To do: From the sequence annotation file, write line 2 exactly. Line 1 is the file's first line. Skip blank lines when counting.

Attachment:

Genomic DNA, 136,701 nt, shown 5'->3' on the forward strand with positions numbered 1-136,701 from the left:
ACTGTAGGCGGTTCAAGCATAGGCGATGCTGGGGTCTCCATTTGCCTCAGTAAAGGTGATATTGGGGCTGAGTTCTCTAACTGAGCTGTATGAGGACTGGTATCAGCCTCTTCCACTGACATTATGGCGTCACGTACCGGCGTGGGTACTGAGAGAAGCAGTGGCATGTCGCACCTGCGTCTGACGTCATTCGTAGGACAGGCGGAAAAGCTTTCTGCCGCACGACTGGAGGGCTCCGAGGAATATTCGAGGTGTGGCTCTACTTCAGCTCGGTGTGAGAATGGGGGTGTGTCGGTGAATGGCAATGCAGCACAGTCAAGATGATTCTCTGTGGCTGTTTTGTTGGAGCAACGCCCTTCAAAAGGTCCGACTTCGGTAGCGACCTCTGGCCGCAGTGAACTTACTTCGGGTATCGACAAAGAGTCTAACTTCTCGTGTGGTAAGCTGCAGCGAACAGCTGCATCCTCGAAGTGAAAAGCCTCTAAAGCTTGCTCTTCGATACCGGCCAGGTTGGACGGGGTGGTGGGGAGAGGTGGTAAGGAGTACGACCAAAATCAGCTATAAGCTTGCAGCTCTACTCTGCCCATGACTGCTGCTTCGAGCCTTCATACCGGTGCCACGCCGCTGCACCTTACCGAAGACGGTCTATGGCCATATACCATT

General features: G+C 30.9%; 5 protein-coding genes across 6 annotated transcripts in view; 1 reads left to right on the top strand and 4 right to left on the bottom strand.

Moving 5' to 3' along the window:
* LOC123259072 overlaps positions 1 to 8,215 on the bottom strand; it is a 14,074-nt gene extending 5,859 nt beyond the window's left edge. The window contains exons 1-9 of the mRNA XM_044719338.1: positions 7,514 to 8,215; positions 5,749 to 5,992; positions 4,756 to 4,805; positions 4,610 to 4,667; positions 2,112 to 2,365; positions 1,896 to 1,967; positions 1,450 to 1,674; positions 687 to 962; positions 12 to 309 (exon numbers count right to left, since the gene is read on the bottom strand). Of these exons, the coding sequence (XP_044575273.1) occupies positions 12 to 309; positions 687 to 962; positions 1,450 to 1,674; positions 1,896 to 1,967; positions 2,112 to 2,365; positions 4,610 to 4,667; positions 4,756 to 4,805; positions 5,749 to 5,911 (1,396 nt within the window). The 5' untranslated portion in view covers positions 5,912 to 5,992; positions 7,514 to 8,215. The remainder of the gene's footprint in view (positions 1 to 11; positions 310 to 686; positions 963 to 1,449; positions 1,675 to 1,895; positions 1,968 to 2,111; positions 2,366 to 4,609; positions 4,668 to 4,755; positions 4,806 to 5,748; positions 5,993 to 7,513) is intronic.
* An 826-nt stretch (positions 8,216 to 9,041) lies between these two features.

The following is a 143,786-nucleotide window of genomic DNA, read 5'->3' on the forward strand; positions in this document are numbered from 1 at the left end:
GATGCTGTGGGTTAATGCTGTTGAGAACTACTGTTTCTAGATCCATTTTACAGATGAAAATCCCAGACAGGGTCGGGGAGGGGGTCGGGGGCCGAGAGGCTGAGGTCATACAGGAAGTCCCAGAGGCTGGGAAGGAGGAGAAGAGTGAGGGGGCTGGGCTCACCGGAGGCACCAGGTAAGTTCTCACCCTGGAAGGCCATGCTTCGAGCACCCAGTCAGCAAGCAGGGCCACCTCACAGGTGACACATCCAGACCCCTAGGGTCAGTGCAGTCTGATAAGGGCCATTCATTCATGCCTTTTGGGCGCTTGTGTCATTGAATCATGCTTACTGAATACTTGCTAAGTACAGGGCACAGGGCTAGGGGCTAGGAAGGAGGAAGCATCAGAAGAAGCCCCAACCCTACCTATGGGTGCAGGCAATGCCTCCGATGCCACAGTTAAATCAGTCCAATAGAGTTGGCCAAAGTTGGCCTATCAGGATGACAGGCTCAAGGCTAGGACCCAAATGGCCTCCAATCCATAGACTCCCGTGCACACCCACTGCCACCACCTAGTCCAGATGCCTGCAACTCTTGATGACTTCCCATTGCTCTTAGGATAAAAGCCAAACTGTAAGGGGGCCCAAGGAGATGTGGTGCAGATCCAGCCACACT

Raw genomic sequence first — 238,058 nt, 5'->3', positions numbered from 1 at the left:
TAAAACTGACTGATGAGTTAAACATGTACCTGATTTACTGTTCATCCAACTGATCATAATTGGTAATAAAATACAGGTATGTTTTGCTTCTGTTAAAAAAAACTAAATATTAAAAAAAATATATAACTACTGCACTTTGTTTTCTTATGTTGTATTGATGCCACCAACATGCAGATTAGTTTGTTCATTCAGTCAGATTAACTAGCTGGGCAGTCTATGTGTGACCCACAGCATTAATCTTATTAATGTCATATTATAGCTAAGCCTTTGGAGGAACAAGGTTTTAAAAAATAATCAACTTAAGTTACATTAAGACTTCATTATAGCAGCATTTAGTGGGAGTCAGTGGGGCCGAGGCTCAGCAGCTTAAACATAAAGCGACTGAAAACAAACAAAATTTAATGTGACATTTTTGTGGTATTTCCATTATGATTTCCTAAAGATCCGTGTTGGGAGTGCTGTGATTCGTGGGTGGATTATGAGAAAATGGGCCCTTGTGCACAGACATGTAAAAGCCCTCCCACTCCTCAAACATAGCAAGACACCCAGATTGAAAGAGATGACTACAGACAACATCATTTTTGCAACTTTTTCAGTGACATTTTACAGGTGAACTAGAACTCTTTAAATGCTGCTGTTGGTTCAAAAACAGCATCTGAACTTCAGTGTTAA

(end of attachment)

ACTGTAGGCGGTTCAAGCATAGGCGATGCTGGGGTCTCCATTTGCCTCAGTAAAGGTGATATTGGGGCTGAGTTCTCTAACTGAGCTGTATGAGGACTGGTATCAGCCTCTTCCACTGACATTATGGCGTCACGTACCGGCGTGGGTACTGAGAGAAGCAGTGGCATGTCGCACCTGCGTCTGACGTCATTCGTAGGACAGGCGGAAAAGCTTTCTGCCGCACGACTGGAGGGCTCCGAGGAATATTCGAGGTGTGGCTCTACTTCAGCTCGGTGTGAGAATGGGGGTGTGTCGGTGAATGGCAATGCAGCACAGTCAAGATGATTCTCTGTGGCTGTTTTGTTGGAGCAACGCCCTTCAAAAGGTCCGACTTCGGTAGCGACCTCTGGCCGCAGTGAACTTACTTCGGGTATCGACAAAGAGTCTAACTTCTCGTGTGGTAAGCTGCAGCGAACAGCTGCATCCTCGAAGTGAAAAGCCTCTAAAGCTTGCTCTTCGATACCGGCCAGGTTGGACGGGGTGGTGGGGAGAGGTGGTAAGGAGTACGACCAAAATCAGCTATAAGCTTGCAGCTCTACTCTGCCCATGACTGCTGCTTCGAGCCTTCATACCGGTGCCACGCCGCTGCACCTTACCGAAGACGGTCTATGGCCATATACCATT